Home » News

Researchers Take A Closer Look At Extended Revlimid-Dexamethasone Therapy For Newly Diagnosed Myeloma

6 Comments By and
Published: Jan 15, 2014 5:42 am

Findings from a recent retrospective study conducted at the Mayo Clinic show that certain newly diagnosed myeloma patients can achieve deep responses and long-term disease control through extended treatment with Revlimid and dex­a­meth­a­sone.

Among a large sample of patients who were initially treated with Revlimid and dex­a­meth­a­sone after diagnosis – and who did not undergo an early stem cell transplant – one fifth received the two-drug therapy for more than three years.

Almost two thirds of these patients who were treated for more than three years achieved at least a very good partial response to treatment.  In con­trast, less than a quarter of the patients treated for less than three years achieved a very good partial response.

Patients who were treated for more than three years were less likely to have high-risk disease than patients who were treated for a shorter period of time, but they also took longer to achieve their best response to treatment than patients treated less than three years with the Revlimid (lenalidomide)-dex­a­meth­a­sone combination (6 months versus 4 months).

According to the investigators, the finding in regard to time to best response is in line with previous research, which has shown that patients with more aggressive forms of multiple myeloma tend to respond quickly to treatment, but are also more likely to relapse earlier.

Unfortunately, the retrospective nature of the study makes it difficult to pin down its implications.  In part, the study simply provides insight into the characteristics of patients who respond for an extended period of time to treatment with Revlimid plus dex­a­meth­a­sone.

At the same time, one could argue that the study’s findings support those who favor treatment with the Revlimid-dex­a­meth­a­sone combination for as long as patients can tolerate, and continue to respond to, the regimen.

Background

Revlimid is one of the most commonly used agents for the treat­ment of newly diagnosed as well as re­lapsed and refractory myeloma patients.

Previous observational studies have shown that some newly diagnosed patients are able to achieve long-term responses with Revlimid, some of which last for several years.

In the current retrospective study, investigators sought to identify the characteristics of patients treated with Revlimid and dex­a­meth­a­sone over an extended period of time.

Study Design

The researchers retrospectively analyzed data for a sample of 175 patients who were diagnosed with mye­lo­ma at the Mayo Clinic between 2003 and 2011.

To be included in the sample, patients had to receive Revlimid and dex­a­meth­a­sone as their initial treatment after diagnosis.  Patients were excluded from the sample, however, if they received a stem cell transplant within a year of their diagnosis.

Revlimid was administered at a dose of 25 mg per day for 21 days out of a 28-day cycle.

During the early part of the period covered by the study, dex­a­meth­a­sone (Decadron) was administered at a dose of 40 mg on days 1-4, 9-12, and 17-20 of the 28-day cycle.  Later in the period, however, the dose was reduced to 40 mg weekly.

The median patient age was between 65 and 66 years.

The researchers divided the patients into two groups based on how long they received treatment with Rev­li­mid and dex­a­meth­a­sone: less than three years (81 percent), and more than three years (19 percent, or 33 patients). The latter group was referred to as “long-term responders” by the investigators.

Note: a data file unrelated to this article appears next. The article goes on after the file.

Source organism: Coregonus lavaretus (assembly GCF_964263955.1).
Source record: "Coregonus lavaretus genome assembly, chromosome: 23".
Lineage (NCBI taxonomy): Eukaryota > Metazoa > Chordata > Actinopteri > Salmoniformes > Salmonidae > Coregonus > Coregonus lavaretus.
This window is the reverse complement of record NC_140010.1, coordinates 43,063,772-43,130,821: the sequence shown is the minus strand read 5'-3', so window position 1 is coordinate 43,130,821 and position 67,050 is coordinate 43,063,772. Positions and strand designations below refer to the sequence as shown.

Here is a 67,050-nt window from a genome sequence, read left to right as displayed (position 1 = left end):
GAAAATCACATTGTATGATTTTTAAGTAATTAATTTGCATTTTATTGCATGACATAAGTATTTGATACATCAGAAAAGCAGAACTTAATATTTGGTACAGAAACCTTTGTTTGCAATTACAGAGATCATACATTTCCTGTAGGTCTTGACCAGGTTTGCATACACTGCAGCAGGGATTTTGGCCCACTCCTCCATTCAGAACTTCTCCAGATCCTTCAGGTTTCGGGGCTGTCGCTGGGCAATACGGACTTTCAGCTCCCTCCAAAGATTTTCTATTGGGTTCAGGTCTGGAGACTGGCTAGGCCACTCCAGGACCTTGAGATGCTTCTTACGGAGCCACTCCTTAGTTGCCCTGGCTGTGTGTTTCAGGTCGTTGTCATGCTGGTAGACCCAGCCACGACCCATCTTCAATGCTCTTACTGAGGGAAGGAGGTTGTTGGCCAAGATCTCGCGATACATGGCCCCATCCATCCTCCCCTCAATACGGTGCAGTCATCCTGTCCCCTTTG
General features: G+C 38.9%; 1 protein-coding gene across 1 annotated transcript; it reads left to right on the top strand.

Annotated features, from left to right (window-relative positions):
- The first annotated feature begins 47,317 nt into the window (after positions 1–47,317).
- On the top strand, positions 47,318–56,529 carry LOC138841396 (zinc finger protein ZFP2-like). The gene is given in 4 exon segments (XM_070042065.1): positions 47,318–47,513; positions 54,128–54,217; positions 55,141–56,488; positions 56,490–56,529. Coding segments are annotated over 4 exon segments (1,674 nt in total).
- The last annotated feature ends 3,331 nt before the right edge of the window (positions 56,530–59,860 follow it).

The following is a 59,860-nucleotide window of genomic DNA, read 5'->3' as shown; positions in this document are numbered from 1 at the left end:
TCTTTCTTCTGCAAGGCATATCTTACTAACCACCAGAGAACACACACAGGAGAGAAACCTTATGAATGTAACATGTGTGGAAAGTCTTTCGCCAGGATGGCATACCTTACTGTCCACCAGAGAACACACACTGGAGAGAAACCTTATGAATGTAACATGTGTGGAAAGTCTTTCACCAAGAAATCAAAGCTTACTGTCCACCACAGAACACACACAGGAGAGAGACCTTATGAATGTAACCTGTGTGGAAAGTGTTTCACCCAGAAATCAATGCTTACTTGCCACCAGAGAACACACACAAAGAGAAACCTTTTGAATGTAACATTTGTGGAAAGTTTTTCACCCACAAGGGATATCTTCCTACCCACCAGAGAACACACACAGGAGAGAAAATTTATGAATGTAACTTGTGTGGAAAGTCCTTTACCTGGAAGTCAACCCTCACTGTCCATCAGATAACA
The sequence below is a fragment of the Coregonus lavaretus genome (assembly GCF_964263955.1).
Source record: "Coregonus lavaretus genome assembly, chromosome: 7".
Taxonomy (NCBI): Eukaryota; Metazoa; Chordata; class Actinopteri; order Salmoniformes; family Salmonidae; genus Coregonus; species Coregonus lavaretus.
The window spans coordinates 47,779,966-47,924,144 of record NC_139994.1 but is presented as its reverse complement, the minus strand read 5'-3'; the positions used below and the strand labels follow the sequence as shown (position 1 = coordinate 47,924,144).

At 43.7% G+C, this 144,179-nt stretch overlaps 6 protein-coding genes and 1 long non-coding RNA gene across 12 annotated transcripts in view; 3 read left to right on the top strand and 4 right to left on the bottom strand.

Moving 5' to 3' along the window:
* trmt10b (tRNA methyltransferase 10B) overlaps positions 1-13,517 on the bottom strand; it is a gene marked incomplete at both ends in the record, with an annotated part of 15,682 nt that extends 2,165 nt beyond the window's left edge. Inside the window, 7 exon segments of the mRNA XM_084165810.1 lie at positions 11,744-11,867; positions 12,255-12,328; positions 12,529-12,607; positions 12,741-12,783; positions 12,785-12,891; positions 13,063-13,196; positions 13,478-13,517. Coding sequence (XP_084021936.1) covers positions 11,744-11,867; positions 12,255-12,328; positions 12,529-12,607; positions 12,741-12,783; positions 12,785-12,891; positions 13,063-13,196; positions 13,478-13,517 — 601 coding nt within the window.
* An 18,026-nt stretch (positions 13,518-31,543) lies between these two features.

Study Results

The investigators found that the share of patients who achieved at least a very good partial response as their best response to the Revlimid-dex­a­meth­a­sone therapy was significantly larger among long-term respond­ers compared to patients who received the two-drug combination for less than three years (64 percent ver­sus 22 percent, respectively).

Interestingly, the median time to best response was longer for long-term responders (six months), com­pared to patients who received treatment for less than three years (four months).

The median progression-free survival was 102 months (8.5 years), and the median overall survival was not reached, for long-term responders.

Overall, 94 percent of the long-term responders were alive at a median follow-up time of 56 months (4.7 years).

The investigators also found that long-term responders were more likely to have standard-risk disease (64 percent) than patients who received the Revlimid-dex­a­meth­a­sone treatment for less than three years (44 percent).

Nineteen of the 33 of the long-term responders (58 percent) are still being treated with the Revlimid-dex­a­meth­a­sone combination.  Among the 14 long-term responders who have stopped the therapy,  only one patient did so for side effect-related reasons.

When the investigators looked at the data in their sample for patients who received the Revlimid-dex­a­meth­a­sone therapy for more than five years, they found that 83 percent of those patients achieved at least a very good partial response.

In addition, the median time to achieving best response was even longer in the “very-long-term responders” than in patients who received Revlimid-dex­a­meth­a­sone treatment for less than five years (nine months versus four months, respectively).

Implications Of The Study

The implications one can draw from the current study depend, to a significant extent, on what one can assume about why patients in the study were treated as long as they were.

If all patients in the study were treated with Revlimid and dex­a­meth­a­sone until they stopped responding to treatment, then the implications of the study are limited.  It is mainly a description of differences in the characteristics of patients who respond to treatment for a long time, and those who do not.